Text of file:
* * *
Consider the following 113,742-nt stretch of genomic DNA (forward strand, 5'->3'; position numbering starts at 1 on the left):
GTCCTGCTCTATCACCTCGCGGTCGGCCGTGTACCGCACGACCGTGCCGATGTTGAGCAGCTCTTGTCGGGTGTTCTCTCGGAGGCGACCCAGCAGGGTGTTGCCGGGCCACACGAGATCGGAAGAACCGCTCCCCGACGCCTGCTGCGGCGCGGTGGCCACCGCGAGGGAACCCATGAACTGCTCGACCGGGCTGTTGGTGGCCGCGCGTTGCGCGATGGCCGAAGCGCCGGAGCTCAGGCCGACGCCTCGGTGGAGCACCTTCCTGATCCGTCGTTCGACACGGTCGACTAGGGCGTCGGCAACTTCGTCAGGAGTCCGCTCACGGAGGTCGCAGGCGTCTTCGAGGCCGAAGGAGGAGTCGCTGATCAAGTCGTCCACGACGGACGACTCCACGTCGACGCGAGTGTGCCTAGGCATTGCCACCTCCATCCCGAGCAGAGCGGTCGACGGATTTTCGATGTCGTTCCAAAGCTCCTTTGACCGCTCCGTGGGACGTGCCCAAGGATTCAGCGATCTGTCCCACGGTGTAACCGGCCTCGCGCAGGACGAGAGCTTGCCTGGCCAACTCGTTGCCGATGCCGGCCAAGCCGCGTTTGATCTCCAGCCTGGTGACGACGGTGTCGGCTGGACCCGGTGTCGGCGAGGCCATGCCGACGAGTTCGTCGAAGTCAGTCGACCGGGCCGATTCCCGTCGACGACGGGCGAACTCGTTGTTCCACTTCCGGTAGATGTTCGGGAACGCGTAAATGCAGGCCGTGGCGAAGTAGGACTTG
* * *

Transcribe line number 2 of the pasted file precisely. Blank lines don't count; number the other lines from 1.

GTCCTGCTCTATCACCTCGCGGTCGGCCGTGTACCGCACGACCGTGCCGATGTTGAGCAGCTCTTGTCGGGTGTTCTCTCGGAGGCGACCCAGCAGGGTGTTGCCGGGCCACACGAGATCGGAAGAACCGCTCCCCGACGCCTGCTGCGGCGCGGTGGCCACCGCGAGGGAACCCATGAACTGCTCGACCGGGCTGTTGGTGGCCGCGCGTTGCGCGATGGCCGAAGCGCCGGAGCTCAGGCCGACGCCTCGGTGGAGCACCTTCCTGATCCGTCGTTCGACACGGTCGACTAGGGCGTCGGCAACTTCGTCAGGAGTCCGCTCACGGAGGTCGCAGGCGTCTTCGAGGCCGAAGGAGGAGTCGCTGATCAAGTCGTCCACGACGGACGACTCCACGTCGACGCGAGTGTGCCTAGGCATTGCCACCTCCATCCCGAGCAGAGCGGTCGACGGATTTTCGATGTCGTTCCAAAGCTCCTTTGACCGCTCCGTGGGACGTGCCCAAGGATTCAGCGATCTGTCCCACGGTGTAACCGGCCTCGCGCAGGACGAGAGCTTGCCTGGCCAACTCGTTGCCGATGCCGGCCAAGCCGCGTTTGATCTCCAGCCTGGTGACGACGGTGTCGGCTGGACCCGGTGTCGGCGAGGCCATGCCGACGAGTTCGTCGAAGTCAGTCGACCGGGCCGATTCCCGTCGACGACGGGCGAACTCGTTGTTCCACTTCCGGTAGATGTTCGGGAACGCGTAAATGCAGGCCGTGGCGAAGTAGGACTTG